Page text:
Latest Early Pleistocene wolf-like canids from the Iberian Peninsula

Saverio Bartolini Lucenti*, David M. Alba, Lorenzo Rook, Salvador Moyà-Solà, Joan Madurell-Malapeira

*Corresponding author for this work

Research output: Contribution to journalArticleResearchpeer-review

29 Citations (Scopus)


Several species of the genus Canis (Carnivora: Canidae) have been recorded from the European Early Pleistocene, but the phylogenetic relationships among them and in relation to extant members of this genus are still unclear. This is particularly true for the medium-sized and wolf-like extinct species Canis mosbachensis. It has been considered by many researchers as a descendant of the larger Canis etruscus and as a likely putative ancestor of extant wolves (Canis lupus). Other scholars, in contrast, have advocated instead for a closer relationship between C. mosbachensis and the extinct Canis arnensis, and even a close relationship between C. mosbachensis and C. lupus has been questioned. Here we describe the previously unpublished medium-sized Canis remains from the late Early Pleistocene site of Vallparadís Estació, along with additional new Canis material from the roughly coeval site of Cueva Victoria (both in the Iberian Peninsula), and compare them qualitatively and morphometrically with both extant and extinct species of this genus. The described material most closely resembles in craniodental size and shape the remains from Central and Southern Europe that have been previously assigned to C. mosbachensis, to which they are hence formally attributed. The excellent preservation of the newly described specimens (which include the most complete skull of this taxon) enables the description of features previously unknown for this species, which further support a close phylogenetic link with living wolves. Based on the described material, we review the role played by C. mosbachensis in the evolutionary history of European fossil canids, and conclude that this extinct species is most closely related to C. lupus and other closely-allied species, such as Canis anthus and Canis latrans.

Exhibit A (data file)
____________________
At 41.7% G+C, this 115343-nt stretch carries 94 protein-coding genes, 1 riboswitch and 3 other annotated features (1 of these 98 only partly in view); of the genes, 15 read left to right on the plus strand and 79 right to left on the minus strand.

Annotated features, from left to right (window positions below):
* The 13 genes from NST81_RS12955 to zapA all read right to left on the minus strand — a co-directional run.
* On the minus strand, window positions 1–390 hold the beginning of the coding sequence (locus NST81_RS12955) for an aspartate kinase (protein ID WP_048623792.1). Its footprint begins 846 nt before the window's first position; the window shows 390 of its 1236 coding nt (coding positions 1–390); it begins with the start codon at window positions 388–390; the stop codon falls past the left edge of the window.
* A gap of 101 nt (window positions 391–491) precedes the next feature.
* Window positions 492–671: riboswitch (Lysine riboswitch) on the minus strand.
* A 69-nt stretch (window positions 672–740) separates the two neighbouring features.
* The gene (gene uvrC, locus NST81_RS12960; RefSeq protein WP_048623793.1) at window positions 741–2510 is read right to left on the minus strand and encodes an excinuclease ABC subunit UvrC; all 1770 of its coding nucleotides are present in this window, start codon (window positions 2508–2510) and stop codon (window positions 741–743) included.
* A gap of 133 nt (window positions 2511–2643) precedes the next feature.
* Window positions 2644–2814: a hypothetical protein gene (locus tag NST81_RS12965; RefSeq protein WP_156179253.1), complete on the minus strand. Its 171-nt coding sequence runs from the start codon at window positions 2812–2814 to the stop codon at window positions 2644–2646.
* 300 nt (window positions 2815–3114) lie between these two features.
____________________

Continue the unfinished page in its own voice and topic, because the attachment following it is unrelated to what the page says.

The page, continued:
Original languageEnglish
Pages (from-to)12-25
Number of pages14
JournalQuaternary Science Reviews
Publication statusPublished - 15 Apr 2017


  • Canis mosbachensis
  • Cueva Victoria
  • Evolution
  • Fossil canids
  • Pleistocene
  • Spain
  • Taxonomy
  • Vallparadís


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